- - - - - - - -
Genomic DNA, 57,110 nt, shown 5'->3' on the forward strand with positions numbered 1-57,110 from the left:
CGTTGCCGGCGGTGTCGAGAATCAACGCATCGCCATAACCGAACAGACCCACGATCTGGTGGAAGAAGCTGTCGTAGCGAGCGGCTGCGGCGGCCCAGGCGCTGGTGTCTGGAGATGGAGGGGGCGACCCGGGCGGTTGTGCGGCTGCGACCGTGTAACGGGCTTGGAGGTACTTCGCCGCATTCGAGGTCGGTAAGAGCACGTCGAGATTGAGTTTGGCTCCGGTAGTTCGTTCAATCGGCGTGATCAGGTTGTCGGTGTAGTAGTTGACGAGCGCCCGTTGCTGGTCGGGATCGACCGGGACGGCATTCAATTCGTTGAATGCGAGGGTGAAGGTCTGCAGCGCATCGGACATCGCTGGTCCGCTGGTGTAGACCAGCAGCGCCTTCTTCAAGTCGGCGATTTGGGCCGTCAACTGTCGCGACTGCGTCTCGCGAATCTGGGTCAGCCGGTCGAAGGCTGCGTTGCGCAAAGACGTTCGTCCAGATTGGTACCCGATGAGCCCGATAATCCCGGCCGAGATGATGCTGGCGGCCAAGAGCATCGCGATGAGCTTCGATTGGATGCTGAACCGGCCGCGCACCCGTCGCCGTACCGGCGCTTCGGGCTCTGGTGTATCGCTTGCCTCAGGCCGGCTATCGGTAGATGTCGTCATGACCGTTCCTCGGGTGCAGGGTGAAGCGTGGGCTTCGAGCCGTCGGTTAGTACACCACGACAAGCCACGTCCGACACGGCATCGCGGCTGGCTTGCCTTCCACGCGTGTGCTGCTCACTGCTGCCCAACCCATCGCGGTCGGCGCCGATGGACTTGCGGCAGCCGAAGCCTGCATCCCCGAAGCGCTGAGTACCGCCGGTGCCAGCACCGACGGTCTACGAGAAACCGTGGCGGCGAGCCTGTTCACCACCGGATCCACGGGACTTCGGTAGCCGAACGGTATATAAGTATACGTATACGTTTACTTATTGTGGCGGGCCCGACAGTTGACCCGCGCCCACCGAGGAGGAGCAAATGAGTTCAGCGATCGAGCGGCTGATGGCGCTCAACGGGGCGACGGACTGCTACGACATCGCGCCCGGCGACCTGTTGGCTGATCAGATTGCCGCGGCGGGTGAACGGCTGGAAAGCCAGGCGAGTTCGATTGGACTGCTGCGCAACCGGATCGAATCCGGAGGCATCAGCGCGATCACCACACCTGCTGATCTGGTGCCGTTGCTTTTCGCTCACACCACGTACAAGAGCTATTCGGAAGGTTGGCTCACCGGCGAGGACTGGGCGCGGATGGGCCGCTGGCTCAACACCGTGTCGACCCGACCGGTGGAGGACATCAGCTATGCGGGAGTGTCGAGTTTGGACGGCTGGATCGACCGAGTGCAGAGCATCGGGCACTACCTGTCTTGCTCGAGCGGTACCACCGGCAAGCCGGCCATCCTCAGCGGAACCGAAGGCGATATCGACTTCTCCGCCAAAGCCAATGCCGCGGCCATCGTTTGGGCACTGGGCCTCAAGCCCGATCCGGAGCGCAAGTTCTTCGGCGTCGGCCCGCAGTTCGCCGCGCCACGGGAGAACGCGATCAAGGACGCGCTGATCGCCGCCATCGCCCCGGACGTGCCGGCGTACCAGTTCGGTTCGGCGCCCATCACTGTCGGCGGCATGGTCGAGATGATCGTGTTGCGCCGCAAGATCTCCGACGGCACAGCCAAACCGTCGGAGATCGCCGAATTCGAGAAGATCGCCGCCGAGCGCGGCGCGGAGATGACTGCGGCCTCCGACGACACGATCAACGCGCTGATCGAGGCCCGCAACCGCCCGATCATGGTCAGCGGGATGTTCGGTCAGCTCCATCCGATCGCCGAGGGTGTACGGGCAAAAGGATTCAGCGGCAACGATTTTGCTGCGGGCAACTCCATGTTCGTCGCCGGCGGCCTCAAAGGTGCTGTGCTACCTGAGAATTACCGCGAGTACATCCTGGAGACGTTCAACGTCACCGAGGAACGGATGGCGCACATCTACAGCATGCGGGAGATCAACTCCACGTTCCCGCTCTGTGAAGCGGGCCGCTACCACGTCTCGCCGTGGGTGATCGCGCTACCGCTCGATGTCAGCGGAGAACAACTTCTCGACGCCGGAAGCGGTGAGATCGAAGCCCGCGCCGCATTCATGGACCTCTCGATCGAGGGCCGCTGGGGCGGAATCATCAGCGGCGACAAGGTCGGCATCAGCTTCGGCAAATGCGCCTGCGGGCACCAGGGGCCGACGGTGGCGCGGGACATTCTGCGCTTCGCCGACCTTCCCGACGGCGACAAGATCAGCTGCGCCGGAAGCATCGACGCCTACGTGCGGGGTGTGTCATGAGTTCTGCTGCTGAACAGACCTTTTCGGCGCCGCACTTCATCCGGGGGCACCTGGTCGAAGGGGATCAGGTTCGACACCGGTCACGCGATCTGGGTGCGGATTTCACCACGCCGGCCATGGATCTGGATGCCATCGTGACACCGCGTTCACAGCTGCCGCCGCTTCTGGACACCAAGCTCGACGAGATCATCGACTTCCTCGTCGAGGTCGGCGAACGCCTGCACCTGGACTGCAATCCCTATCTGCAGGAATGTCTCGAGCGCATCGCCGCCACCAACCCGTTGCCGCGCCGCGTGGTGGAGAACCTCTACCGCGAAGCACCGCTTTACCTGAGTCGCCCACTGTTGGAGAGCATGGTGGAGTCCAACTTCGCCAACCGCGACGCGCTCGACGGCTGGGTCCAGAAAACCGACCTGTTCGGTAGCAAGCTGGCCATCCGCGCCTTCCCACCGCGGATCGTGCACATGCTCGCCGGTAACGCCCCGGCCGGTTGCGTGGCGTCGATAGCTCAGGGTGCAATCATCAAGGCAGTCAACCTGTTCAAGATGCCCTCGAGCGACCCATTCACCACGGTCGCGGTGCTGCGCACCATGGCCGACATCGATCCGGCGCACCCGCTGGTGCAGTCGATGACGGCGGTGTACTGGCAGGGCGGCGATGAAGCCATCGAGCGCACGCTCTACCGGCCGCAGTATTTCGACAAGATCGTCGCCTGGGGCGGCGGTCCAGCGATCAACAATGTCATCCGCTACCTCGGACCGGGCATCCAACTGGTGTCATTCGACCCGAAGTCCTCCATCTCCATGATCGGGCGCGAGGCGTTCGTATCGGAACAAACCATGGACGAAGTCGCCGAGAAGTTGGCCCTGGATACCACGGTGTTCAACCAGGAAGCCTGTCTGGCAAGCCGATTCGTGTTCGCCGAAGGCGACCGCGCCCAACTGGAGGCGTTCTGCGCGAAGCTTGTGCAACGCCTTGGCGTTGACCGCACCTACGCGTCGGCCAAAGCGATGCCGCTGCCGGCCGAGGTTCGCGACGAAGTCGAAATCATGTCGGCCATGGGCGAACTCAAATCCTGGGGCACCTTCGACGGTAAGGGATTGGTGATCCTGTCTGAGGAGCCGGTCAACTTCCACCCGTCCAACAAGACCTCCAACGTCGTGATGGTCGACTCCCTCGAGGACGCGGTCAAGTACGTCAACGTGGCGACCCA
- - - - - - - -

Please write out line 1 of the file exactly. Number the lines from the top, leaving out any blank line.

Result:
Genomic DNA, 57,110 nt, shown 5'->3' on the forward strand with positions numbered 1-57,110 from the left: